People begin to start to heal once they feel heard

SUPPORTING A SURVIVOR

Supporting a survivor of sexual violence can be daunting. You might be afraid of saying or doing ‘the wrong thing’. But you don’t have to be an expert.

The most important thing you can do is listen, and let the person who’s confiding in you tell you what they need.

LISTEN

Listen – and show you’re listening – to what they have to say, even if it’s difficult for you to hear. You might have lots of questions but try not to interrupt.

LET THEM STAY IN CONTROL

Sexual abuse, rape or any kind of sexual violence can make a person feel powerless and ‘out of control’. Survivors want and deserve to feel in charge of their own lives again.

It’s important to resist the temptation to ‘take over’, for example by arranging and doing things you think are best. Instead, support her/him to explore their feelings and options and make their own decisions.

RESPECT THEIR DECISIONS

Respect their choices, even if you don’t think they’re the ones you’d make in their situation.

Doing things for a survivor (like making an appointment on their behalf without checking that’s what they want first) can end up making things worse, even when you were only trying to help.

BE PATIENT

Many survivors find it difficult to trust others because of their experiences, especially if they’ve not been believed in the past.

At the same time, if someone you know has told you that they were abused or raped, they’ve put trust in you. Try to repay that trust by being patient and don’t push for them to tell you anything before they’re ready.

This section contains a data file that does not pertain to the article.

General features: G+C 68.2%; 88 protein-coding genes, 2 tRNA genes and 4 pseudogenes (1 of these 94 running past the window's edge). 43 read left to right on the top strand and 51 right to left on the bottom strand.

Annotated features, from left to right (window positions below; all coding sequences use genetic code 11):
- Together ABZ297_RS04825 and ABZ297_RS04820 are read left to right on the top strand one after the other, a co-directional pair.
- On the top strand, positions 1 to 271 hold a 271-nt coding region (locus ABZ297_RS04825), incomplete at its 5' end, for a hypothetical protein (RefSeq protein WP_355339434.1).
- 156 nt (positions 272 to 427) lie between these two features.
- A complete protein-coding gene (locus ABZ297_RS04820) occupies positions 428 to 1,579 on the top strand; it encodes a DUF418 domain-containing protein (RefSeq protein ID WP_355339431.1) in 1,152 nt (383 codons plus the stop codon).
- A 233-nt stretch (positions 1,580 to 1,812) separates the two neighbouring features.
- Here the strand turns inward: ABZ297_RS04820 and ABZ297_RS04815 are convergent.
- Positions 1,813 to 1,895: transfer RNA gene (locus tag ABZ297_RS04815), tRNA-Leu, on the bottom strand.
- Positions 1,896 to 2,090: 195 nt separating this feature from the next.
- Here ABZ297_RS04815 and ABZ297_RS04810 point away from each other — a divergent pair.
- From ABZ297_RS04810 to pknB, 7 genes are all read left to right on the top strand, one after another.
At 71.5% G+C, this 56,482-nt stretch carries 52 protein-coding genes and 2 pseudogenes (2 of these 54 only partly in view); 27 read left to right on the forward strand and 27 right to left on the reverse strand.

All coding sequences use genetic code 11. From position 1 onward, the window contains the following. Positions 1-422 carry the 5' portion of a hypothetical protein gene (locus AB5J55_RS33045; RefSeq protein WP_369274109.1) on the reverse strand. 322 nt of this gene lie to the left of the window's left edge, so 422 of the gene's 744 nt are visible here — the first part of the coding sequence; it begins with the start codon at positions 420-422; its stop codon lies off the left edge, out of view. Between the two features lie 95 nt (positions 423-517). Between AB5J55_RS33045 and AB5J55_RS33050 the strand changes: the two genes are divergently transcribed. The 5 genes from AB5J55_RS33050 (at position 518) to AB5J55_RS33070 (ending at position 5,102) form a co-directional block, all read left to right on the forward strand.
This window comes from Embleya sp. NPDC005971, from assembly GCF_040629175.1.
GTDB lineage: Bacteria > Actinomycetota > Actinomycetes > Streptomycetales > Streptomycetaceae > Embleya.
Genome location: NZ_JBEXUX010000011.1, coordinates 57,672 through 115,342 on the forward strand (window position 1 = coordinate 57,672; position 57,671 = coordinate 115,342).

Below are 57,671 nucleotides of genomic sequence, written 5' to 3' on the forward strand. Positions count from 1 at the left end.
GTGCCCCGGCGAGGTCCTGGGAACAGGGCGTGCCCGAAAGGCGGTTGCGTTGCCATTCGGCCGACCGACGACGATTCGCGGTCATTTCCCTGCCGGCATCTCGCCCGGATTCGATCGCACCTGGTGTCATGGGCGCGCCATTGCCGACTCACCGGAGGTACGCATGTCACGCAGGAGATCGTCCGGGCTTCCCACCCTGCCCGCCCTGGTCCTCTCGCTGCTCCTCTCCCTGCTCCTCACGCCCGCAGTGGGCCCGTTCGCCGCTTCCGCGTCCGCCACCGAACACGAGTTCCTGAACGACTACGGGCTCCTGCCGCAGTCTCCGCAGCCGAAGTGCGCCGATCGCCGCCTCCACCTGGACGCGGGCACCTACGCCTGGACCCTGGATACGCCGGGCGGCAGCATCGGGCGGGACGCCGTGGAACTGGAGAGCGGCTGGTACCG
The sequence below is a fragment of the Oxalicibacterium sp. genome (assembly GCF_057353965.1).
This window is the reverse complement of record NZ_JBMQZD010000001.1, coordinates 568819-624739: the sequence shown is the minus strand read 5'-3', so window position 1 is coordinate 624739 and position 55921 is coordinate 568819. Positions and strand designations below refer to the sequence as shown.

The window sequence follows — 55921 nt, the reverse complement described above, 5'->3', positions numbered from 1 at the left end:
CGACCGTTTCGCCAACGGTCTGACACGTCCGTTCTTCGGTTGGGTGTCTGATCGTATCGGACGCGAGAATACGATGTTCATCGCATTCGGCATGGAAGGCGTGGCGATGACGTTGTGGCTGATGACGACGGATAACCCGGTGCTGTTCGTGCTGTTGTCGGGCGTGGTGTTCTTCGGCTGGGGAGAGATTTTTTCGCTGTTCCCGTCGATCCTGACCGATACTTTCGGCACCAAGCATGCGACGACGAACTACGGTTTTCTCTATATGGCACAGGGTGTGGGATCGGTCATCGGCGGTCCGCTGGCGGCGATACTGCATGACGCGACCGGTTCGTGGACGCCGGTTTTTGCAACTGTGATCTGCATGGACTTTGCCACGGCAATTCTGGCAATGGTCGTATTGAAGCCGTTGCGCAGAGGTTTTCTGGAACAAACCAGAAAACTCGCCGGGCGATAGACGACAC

It might not be easy for them to start talking about their experiences they might have stayed silent about for a long time. It might be difficult because their abuser told them not to tell or threatened them. They might feel ashamed or responsible. They might be traumatised.

If it’s your partner who’s experienced sexual violence, whether recent or past, they might find intimacy and sexual contact difficult.

Sometimes they might not even want you physically close, and other times they might seek extra physical comfort from you. Try to remember that this is not a reflection on you or your relationship, It’s about your partner’s experiences and feelings.

Reassure them, respect their wishes and be patient.

BELIEVE THEM

People rarely lie about rape or sexual abuse. Why would they? It’s important to believe what they’re saying even if it’s difficult for you to hear.

They might have tried to tell before and been ignored or not believed.

They might have been threatened or too scared to say anything.

They might have felt ashamed or blocked out events too painful to think about.

REMEMBER IT IS NOT THEIR FAULT

No-one asks to be abused, assaulted or raped.

No survivor should ever be blamed for not preventing their own abuse. The blame lies with the perpetrator.

   

RECOGNISE THEIR COURAGE

It takes a lot of strength and courage to survive and to talk about experiences of sexual violence. Acknowledge that.

DON’T ASK WHY THEY DIDN’T SPEAK OUT SOONER

They might have tried to tell before and been ignored or not believed.

They might have been threatened or too scared to say anything.

They might have felt ashamed or blocked out events too painful to think about.

DO NOT JUDGE

It is important to be accepting of the way they are reacting, even if it’s not what you were expecting or not the way you think you’d respond to a similar experience.